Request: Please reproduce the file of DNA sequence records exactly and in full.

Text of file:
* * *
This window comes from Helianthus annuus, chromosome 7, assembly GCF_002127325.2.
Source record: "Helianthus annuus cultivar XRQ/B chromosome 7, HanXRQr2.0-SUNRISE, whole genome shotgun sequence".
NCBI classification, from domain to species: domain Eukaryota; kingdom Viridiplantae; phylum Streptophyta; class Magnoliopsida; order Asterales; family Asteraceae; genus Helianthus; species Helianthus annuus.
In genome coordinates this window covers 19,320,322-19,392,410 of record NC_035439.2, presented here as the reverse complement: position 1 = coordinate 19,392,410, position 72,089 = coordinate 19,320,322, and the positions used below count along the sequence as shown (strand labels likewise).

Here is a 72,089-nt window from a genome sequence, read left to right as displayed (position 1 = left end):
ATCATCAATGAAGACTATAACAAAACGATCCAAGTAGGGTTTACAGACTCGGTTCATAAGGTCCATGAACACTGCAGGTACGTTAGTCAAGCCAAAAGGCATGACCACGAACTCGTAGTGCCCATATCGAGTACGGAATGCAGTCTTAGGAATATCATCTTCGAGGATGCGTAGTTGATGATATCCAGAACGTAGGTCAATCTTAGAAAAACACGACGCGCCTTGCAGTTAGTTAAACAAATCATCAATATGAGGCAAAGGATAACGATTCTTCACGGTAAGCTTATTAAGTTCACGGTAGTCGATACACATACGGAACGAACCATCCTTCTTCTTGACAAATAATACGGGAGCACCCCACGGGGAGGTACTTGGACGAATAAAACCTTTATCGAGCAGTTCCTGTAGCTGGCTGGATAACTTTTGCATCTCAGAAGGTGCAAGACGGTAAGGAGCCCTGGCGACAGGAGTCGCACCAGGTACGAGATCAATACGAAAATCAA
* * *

This window comes from Helianthus annuus, chromosome 7, assembly GCF_002127325.2.
Source record: "Helianthus annuus cultivar XRQ/B chromosome 7, HanXRQr2.0-SUNRISE, whole genome shotgun sequence".
NCBI classification, from domain to species: domain Eukaryota; kingdom Viridiplantae; phylum Streptophyta; class Magnoliopsida; order Asterales; family Asteraceae; genus Helianthus; species Helianthus annuus.
In genome coordinates this window covers 19,320,322-19,392,410 of record NC_035439.2, presented here as the reverse complement: position 1 = coordinate 19,392,410, position 72,089 = coordinate 19,320,322, and the positions used below count along the sequence as shown (strand labels likewise).

Here is a 72,089-nt window from a genome sequence, read left to right as displayed (position 1 = left end):
ATCATCAATGAAGACTATAACAAAACGATCCAAGTAGGGTTTACAGACTCGGTTCATAAGGTCCATGAACACTGCAGGTACGTTAGTCAAGCCAAAAGGCATGACCACGAACTCGTAGTGCCCATATCGAGTACGGAATGCAGTCTTAGGAATATCATCTTCGAGGATGCGTAGTTGATGATATCCAGAACGTAGGTCAATCTTAGAAAAACACGACGCGCCTTGCAGTTAGTTAAACAAATCATCAATATGAGGCAAAGGATAACGATTCTTCACGGTAAGCTTATTAAGTTCACGGTAGTCGATACACATACGGAACGAACCATCCTTCTTCTTGACAAATAATACGGGAGCACCCCACGGGGAGGTACTTGGACGAATAAAACCTTTATCGAGCAGTTCCTGTAGCTGGCTGGATAACTTTTGCATCTCAGAAGGTGCAAGACGGTAAGGAGCCCTGGCGACAGGAGTCGCACCAGGTACGAGATCAATACGAAAATCAA